Go Solar! Homeowner Tips from Better World Betty Founder Teri Kent

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It’s no surprise that Teri Kent, founder of local eco-living resource Better World Betty and C3’s Director of Programs and Communication, is living the smart energy ethos. Her decision to reduce her household’s carbon footprint by going solar was a natural fit. But it wasn’t just a decision based on life values, the dollars and cents had to make sense. She calculates that with the federal tax incentive, she’ll get her return on investment in about seven years.

Installing a solar panel rooftop system is becoming increasingly affordable for homeowners – the price of solar power in Virginia has dropped by more than 50 percent in the last five years alone, according to the Solar Energy Industries Association

Additionally, local and federal tax incentives are also available to homeowners who choose to power their home with the sun, further offsetting the cost of transitioning to solar. The federal income tax credit allows homeowners to deduct up to 30 percent of the total cost of the installation from their taxes. 

Solar energy companies are now also offering compelling loans to homeowners who want to finance the switch, reports Kent. Whether you choose to take out a loan or pay cash up front, “solar power is a tangible investment in your home,” she says. 

And she’s already seeing a return on her investment – her May Dominion Energy bill was only $7! 

With her new system, Kent is now producing either the same energy as before or more than she needs per month, with the excess energy going back into the grid. With the help of a mobile app provided by Signora Solar, the Charlottesville company that installed her rooftop solar panels, Kent can monitor in real-time the number of kilowatts of electricity her home system is producing, as well as how much she is using. The app also calculates her solar power carbon offset in pounds – and translates that number into trees saved.

While Kent knows she will recoup her investment over time, she noticed another financial perk of upgrading to solar. Amidst refinancing her home mortgage, she learned that her appraisal went up significantly. Her home has also since become Pearl-certified, a type of home certification that documents a home’s energy efficiency and performance, and typically increases the value of your home.

Here, Kent offers her top three tips for local homeowners who are interested in reducing their reliance on fossil fuels and switching to solar:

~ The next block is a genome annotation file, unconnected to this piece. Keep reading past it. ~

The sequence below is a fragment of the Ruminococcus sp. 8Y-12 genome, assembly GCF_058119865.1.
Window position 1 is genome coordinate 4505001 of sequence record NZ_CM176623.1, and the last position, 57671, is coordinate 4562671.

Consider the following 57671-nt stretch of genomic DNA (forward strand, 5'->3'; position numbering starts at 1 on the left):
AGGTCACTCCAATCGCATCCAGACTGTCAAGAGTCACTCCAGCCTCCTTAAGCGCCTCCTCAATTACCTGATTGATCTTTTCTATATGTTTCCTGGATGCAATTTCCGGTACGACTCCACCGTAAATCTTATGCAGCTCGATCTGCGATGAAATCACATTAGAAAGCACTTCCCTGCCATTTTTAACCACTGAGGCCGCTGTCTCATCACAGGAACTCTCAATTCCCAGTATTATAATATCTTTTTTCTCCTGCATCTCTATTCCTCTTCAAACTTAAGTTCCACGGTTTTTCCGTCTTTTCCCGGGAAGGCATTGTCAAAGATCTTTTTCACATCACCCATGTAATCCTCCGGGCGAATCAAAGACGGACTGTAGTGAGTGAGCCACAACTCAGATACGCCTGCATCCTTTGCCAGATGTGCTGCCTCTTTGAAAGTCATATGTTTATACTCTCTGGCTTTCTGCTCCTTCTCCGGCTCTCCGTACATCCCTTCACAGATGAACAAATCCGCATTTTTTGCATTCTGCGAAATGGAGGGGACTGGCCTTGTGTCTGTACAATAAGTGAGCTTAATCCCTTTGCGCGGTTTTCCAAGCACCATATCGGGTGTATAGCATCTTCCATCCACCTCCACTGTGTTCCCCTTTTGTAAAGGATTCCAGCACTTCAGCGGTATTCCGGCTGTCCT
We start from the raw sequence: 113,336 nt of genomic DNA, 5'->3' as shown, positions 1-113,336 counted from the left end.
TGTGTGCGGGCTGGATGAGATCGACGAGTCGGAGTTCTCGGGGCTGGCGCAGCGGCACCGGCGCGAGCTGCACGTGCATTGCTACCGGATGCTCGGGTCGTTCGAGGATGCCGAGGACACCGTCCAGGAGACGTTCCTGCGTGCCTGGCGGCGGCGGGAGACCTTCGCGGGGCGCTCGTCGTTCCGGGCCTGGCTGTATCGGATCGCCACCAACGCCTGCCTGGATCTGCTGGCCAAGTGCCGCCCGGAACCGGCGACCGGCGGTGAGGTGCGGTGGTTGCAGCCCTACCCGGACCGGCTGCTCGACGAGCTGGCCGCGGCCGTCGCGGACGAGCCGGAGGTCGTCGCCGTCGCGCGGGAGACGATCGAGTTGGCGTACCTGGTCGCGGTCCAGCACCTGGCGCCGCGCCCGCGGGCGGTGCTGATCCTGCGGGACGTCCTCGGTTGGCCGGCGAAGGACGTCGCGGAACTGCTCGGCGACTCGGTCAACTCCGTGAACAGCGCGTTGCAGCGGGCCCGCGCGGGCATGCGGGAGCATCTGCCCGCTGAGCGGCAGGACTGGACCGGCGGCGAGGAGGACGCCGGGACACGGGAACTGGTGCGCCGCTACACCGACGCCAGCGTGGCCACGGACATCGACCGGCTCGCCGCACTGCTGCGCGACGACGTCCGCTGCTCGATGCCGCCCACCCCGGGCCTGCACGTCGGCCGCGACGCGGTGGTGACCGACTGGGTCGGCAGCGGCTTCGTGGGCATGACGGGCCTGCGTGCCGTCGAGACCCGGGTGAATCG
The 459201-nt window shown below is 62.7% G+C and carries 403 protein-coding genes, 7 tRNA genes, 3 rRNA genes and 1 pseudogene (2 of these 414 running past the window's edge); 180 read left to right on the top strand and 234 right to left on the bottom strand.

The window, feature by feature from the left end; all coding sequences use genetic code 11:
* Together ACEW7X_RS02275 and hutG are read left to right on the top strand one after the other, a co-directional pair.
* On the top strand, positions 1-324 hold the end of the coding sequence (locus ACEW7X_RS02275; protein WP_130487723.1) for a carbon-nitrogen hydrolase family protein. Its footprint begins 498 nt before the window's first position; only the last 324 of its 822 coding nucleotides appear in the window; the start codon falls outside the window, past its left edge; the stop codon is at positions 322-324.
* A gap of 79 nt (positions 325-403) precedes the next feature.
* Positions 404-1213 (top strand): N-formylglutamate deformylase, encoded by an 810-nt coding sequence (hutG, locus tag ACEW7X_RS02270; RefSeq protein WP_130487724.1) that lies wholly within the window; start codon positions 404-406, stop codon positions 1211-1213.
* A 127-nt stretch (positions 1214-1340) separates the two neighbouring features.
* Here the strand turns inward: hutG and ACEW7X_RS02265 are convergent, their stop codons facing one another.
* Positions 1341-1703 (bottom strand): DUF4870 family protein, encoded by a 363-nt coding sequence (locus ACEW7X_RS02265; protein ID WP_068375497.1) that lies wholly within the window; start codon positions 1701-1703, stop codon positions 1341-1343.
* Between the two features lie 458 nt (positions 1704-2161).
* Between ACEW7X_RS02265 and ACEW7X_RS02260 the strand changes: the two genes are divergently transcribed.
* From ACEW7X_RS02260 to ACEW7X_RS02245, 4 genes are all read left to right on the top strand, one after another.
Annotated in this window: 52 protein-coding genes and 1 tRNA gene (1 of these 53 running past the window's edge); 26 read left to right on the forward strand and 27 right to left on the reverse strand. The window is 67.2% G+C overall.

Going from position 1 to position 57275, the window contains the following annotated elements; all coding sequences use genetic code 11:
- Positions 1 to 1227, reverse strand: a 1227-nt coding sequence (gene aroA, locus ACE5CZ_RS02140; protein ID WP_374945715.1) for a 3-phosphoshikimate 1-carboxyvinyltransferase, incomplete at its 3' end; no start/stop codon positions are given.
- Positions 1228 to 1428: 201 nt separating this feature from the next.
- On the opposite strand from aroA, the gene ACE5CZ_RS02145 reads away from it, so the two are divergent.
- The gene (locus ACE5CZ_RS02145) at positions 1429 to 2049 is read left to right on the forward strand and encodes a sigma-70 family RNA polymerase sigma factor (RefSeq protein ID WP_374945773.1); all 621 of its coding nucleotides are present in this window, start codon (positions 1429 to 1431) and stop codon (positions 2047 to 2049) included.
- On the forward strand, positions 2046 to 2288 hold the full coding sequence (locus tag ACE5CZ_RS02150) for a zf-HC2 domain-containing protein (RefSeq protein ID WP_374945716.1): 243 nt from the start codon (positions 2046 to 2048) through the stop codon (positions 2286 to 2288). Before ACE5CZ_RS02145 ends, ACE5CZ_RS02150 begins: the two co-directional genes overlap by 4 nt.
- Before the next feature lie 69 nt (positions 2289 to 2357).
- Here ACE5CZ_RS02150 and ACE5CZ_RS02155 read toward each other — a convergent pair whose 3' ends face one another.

1. SHOP AROUND. How much will solar energy upgrades cost? Will I see an increase in my home resale value? How much will I save? Many solar companies offer free quotes or consultations. “I would suggest that people have someone come out and run the numbers. It’s a less than 30 minute visit and worth it,” says Kent.
  2. HANG IN THERE. “Be patient, because there are a lot of steps to going solar. They’re not resource-intensive on the homeowner’s part, but rather on the provider, who has to order the panels and go through a process that involves Dominion and City or County inspections,” says Kent. The city of Charlottesville and Albemarle County are SolSmart-designated localities, which, luckily for homeowners, means transitioning to solar is less cumbersome of a process when it comes to zoning, permitting, and inspections.
  3. SHARE THE LOVE. Did you have a positive experience with the transition to solar? Are you already saving money on your electricity bill or seeing your home value increase? Do you enjoy the feeling of having an energy efficient home and reducing your carbon footprint? Tell your neighbors and help them save energy – and money – just like you! “I would say talk it up,” adds Kent. “Maximize the benefits by encouraging other people to go solar too.”
 The Signora Solar mobile app allows Kent to monitor in real-time the number of kW of electricity her home system uses and produces. It also calculates her solar power carbon offset in pounds and translates it into trees saved.

The Signora Solar mobile app allows Kent to monitor in real-time the number of kW of electricity her home system uses and produces. It also calculates her solar power carbon offset in pounds and translates it into trees saved.